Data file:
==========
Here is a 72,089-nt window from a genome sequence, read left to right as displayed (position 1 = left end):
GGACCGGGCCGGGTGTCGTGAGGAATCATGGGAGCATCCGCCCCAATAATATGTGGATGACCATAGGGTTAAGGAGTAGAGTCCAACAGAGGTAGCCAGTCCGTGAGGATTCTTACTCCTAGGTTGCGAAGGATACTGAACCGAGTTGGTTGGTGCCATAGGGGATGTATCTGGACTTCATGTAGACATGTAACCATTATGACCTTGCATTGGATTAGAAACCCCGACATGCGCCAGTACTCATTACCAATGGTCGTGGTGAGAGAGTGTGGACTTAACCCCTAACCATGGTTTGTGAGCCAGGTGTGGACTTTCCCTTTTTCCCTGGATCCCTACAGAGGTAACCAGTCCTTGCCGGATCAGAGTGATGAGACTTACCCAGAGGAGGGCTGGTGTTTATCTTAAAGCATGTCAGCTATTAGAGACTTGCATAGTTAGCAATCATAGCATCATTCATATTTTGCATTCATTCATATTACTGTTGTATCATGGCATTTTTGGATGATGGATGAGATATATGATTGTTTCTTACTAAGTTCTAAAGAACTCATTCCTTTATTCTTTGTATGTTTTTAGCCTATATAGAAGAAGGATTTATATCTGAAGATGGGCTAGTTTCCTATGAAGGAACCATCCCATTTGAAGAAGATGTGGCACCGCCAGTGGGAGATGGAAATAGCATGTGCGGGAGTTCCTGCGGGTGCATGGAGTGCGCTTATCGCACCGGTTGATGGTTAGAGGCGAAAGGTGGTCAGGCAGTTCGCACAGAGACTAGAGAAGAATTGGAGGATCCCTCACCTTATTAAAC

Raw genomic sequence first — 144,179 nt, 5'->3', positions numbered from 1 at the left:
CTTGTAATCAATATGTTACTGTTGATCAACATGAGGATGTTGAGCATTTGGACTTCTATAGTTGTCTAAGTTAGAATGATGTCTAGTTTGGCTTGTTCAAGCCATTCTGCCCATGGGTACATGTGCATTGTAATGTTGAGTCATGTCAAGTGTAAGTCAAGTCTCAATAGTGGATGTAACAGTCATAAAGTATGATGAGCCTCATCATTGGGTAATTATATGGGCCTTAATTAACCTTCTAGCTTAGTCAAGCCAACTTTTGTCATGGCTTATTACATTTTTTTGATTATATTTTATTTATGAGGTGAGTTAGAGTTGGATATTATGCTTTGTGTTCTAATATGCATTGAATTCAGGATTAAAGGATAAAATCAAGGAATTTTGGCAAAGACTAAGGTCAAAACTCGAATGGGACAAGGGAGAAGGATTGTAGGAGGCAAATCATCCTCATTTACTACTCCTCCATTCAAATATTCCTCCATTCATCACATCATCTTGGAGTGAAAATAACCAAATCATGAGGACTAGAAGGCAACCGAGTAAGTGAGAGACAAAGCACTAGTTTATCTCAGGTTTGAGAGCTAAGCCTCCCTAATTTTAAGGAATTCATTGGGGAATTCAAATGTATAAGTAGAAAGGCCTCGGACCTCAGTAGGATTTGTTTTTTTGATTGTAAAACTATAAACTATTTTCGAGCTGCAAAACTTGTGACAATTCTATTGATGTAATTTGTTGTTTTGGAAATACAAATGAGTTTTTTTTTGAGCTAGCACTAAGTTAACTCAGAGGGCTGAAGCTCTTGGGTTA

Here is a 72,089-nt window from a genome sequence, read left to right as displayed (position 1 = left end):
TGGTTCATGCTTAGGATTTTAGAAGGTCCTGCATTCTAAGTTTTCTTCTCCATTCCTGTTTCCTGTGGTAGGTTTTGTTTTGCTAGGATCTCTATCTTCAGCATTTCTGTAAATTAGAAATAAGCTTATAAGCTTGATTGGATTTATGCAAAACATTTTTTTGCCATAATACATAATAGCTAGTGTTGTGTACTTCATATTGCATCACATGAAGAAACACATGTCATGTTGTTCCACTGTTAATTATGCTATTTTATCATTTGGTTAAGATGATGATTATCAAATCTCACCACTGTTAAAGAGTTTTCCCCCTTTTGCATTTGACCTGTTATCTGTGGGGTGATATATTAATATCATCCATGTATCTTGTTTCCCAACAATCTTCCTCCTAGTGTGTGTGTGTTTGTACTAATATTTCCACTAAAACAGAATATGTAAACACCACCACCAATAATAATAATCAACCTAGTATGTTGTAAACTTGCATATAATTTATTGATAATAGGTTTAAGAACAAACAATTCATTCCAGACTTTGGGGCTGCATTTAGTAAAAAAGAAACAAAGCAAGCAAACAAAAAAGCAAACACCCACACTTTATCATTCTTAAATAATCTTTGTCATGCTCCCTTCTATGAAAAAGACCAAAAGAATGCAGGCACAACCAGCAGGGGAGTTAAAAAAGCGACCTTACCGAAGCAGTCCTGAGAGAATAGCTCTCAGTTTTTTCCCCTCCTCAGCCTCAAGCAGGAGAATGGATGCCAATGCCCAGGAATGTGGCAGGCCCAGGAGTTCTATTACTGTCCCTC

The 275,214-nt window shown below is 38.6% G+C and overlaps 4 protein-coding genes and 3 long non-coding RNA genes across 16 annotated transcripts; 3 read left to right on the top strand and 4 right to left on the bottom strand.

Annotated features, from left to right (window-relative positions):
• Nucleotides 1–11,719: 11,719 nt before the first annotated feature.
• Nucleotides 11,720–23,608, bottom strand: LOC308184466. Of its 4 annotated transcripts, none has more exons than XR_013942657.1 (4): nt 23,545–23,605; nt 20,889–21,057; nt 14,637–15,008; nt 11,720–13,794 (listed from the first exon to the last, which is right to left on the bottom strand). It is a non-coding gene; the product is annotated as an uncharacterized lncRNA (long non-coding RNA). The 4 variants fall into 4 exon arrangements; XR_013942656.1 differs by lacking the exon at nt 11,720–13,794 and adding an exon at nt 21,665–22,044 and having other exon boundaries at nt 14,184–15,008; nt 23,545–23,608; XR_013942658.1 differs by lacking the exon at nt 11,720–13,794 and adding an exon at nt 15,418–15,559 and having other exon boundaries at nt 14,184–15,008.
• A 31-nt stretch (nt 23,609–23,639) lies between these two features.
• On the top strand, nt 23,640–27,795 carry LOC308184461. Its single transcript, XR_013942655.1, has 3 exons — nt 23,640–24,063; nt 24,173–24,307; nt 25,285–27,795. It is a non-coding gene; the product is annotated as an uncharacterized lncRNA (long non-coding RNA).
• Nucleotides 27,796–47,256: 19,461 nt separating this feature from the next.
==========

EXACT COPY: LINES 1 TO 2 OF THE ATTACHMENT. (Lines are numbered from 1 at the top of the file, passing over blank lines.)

Here is a 72,089-nt window from a genome sequence, read left to right as displayed (position 1 = left end):
GGACCGGGCCGGGTGTCGTGAGGAATCATGGGAGCATCCGCCCCAATAATATGTGGATGACCATAGGGTTAAGGAGTAGAGTCCAACAGAGGTAGCCAGTCCGTGAGGATTCTTACTCCTAGGTTGCGAAGGATACTGAACCGAGTTGGTTGGTGCCATAGGGGATGTATCTGGACTTCATGTAGACATGTAACCATTATGACCTTGCATTGGATTAGAAACCCCGACATGCGCCAGTACTCATTACCAATGGTCGTGGTGAGAGAGTGTGGACTTAACCCCTAACCATGGTTTGTGAGCCAGGTGTGGACTTTCCCTTTTTCCCTGGATCCCTACAGAGGTAACCAGTCCTTGCCGGATCAGAGTGATGAGACTTACCCAGAGGAGGGCTGGTGTTTATCTTAAAGCATGTCAGCTATTAGAGACTTGCATAGTTAGCAATCATAGCATCATTCATATTTTGCATTCATTCATATTACTGTTGTATCATGGCATTTTTGGATGATGGATGAGATATATGATTGTTTCTTACTAAGTTCTAAAGAACTCATTCCTTTATTCTTTGTATGTTTTTAGCCTATATAGAAGAAGGATTTATATCTGAAGATGGGCTAGTTTCCTATGAAGGAACCATCCCATTTGAAGAAGATGTGGCACCGCCAGTGGGAGATGGAAATAGCATGTGCGGGAGTTCCTGCGGGTGCATGGAGTGCGCTTATCGCACCGGTTGATGGTTAGAGGCGAAAGGTGGTCAGGCAGTTCGCACAGAGACTAGAGAAGAATTGGAGGATCCCTCACCTTATTAAAC